Gentile appeared in federal court in Hartford this afternoon charged with possession of a gun, sale of a gun to a convicted felon, and possession of ammunition.
Federal prosecutors told Judge Thomas P. Smith investigators also have Gentile on surveillance allegedly discussing where two of the Gardner paintings were and how much he could get for them.
Gentile was ordered held until a hearing scheduled Monday.
McGuigan said this arrest — like drug charges his client was convicted of in 2013 — was intended to squeeze the aging mobster for more information, though Gentile has long denied having any knowledge about the heist.
“It would be a hell of a coincidence if it weren’t,” McGuigan said in a phone interview.
McGuigan said Gentile had “reported no problems” since his release, and that he was actually in the process of preparing a motion to terminate Gentile’s probation when he was arrested.
Gentile was 76 years old when a federal judge in May 2013 ordered him to serve 30 months in prison — with the possibility of release after 10 — on charges he sold prescription pain pills and compiled an arsenal inside his Manchester, Conn., home, including guns and homemade silencers.
At the time, authorities said they still believed Gentile had information that perhaps could lead them to $500 million in masterpieces stolen from the Isabella Stewart Gardner Museum in March 1990. At Gentile’s sentencing, prosecutors said that during a February 2012 search of Gentile’s Manchester, Conn., home, they found, among other items, a Boston Herald article dated a day after the 1990 heist that included a list of the 13 pieces of art and corresponding dollar amounts of their estimated market value.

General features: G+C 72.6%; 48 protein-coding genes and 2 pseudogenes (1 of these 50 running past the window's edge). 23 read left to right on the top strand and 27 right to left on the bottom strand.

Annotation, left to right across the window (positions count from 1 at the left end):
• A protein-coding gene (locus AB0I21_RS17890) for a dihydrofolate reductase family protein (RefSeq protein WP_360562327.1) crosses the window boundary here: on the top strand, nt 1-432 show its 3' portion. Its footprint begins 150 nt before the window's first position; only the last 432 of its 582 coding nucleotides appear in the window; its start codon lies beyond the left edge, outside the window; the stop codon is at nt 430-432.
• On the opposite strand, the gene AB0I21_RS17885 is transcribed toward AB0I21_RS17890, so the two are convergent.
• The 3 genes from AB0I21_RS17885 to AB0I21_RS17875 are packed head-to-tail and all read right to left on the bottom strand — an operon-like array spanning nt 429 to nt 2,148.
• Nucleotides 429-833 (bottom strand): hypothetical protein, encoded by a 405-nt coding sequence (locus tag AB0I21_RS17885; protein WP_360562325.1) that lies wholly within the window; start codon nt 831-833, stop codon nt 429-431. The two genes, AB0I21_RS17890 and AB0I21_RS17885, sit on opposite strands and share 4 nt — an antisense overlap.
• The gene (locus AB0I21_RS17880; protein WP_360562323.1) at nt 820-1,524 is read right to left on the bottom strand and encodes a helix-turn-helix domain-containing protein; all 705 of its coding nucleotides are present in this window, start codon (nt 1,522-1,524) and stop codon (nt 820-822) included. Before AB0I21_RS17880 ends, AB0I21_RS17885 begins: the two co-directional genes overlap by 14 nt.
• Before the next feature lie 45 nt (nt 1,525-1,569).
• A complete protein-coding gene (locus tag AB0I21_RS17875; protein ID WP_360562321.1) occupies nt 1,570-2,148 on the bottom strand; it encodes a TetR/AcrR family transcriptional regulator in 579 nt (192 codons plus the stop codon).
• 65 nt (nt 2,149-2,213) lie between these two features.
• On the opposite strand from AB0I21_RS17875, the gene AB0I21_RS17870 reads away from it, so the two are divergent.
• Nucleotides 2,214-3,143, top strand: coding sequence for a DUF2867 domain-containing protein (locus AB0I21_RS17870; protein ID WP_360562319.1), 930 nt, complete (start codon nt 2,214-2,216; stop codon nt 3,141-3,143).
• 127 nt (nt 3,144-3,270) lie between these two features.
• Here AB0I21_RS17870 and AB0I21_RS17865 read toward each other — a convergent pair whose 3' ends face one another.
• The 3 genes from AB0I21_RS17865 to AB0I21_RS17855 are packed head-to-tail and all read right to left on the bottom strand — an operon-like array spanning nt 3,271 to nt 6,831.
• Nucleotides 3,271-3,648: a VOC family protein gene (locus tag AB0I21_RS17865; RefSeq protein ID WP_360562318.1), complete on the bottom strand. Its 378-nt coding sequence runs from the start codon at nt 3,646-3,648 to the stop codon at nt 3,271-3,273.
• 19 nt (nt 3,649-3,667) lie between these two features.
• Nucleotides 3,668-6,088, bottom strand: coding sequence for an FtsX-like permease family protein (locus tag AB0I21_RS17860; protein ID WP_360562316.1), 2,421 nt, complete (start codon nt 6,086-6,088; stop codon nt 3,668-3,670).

Prosecutors also said that during an FBI-administered polygraph test, it was determined that there was a “99 percent likelihood” Gentile was lying when he said he didn’t know where the paintings were located.
McGuigan accused prosecutors of “throwing the book” at his client in an effort to turn up the heat on the long-stalled investigation into the missing art.
McGuigan, too, refuted the results of the lie detector test, saying at the time that it came under extreme conditions, including a threat by an investigator that Gentile would die in a federal prison if he didn’t cooperate.

Arrest by F.B.I. Is Tied to $500 Million Art Theft From Boston Museum, Lawyer Says

BOSTON — Federal agents trying to solve the biggest art theft in the nation’s history arrested a 79-year-old Hartford man on Friday after conducting their second sting against him in three years to force him to disclose the whereabouts of $500 million in stolen art, the man’s lawyer said.
The suspect, Robert V. Gentile, was arrested by F.B.I. agents on charges of selling a .38 Colt cobra revolver on March 2 to an unidentified man who was acting as a confidential informant for the authorities. Investigators say Mr. Gentile, who has been on probation as a result of a 2013 conviction that was part of the first Federal Bureau of Investigation sting against him, received $1,000 for the sale.



“It’s the same F.B.I. guys doing the same thing as last time,” Mr. McGuigan said. “They won’t stop squeezing my client.”
Federal officials refused to comment on the arrest Friday. But at a hearing in United States District Court in Hartford, a federal prosecutor, John Durham, said that investigators had a recent recording of Mr. Gentile discussing the sale of some of the stolen paintings.
Mr. Gentile was first imprisoned in May 2013 after he was convicted on federal charges of weapons possession and illegal sale of prescription narcotics. He was sentenced to 30 months and released on probation after serving one year because of his poor health.